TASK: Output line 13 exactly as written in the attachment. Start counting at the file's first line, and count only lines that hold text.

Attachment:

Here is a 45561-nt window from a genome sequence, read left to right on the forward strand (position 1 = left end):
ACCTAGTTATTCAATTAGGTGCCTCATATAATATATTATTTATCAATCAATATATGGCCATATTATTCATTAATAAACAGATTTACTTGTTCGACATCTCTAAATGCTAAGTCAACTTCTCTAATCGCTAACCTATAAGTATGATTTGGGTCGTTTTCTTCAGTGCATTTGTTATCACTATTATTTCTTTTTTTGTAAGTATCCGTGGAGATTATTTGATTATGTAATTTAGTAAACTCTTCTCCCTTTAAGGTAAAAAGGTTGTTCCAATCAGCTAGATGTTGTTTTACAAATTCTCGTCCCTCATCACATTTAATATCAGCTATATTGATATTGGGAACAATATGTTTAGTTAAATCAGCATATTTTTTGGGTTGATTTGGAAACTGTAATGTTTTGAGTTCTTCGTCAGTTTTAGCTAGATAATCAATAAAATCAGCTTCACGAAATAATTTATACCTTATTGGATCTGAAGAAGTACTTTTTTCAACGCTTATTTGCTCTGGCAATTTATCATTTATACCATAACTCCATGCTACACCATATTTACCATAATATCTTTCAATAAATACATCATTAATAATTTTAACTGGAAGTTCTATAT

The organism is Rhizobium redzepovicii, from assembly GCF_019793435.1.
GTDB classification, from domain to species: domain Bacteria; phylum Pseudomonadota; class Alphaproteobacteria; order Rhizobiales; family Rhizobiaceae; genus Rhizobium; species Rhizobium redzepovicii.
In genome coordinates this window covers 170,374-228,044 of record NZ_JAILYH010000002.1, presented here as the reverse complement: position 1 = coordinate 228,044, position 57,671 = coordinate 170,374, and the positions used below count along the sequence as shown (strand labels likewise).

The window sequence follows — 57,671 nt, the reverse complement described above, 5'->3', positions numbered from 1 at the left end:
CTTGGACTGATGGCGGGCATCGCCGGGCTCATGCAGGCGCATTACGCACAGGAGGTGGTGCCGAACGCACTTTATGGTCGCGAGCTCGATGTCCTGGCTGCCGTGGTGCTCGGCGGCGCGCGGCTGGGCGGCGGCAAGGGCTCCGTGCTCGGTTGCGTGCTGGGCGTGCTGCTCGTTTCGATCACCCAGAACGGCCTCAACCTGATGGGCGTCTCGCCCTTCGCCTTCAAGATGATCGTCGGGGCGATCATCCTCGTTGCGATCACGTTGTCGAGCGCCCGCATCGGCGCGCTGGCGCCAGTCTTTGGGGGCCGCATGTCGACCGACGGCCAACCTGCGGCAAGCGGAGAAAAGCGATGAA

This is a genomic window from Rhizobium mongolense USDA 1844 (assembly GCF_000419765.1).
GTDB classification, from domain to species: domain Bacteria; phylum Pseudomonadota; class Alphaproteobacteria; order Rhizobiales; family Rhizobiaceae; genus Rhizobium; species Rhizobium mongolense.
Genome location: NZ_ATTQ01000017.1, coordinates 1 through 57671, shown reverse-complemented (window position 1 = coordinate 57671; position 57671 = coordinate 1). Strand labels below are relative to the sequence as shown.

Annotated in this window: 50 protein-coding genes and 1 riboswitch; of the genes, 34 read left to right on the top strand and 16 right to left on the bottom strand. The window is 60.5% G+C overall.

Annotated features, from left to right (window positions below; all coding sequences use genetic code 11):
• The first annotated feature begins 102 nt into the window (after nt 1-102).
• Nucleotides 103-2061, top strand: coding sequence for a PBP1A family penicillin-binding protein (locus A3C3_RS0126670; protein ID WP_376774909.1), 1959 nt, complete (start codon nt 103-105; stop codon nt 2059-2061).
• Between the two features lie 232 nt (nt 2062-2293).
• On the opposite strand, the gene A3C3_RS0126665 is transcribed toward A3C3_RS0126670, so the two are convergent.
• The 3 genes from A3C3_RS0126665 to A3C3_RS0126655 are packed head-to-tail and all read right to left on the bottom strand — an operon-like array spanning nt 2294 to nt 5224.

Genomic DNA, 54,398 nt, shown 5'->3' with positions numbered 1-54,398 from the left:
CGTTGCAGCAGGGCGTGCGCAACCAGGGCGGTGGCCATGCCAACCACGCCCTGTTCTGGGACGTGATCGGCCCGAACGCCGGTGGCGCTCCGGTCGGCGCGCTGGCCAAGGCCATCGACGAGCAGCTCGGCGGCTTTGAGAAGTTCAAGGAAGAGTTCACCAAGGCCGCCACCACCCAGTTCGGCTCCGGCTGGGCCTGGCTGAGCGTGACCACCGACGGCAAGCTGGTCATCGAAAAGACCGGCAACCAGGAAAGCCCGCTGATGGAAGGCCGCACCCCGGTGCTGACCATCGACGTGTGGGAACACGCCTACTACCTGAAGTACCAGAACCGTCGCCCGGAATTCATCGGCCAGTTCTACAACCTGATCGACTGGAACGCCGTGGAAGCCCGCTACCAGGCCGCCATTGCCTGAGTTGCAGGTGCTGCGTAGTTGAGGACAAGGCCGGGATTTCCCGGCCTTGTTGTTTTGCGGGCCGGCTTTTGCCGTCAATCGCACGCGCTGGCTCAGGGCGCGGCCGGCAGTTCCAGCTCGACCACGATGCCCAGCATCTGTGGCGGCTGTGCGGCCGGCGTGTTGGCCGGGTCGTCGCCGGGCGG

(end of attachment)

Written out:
• The first annotated feature begins 102 nt into the window (after nt 1-102).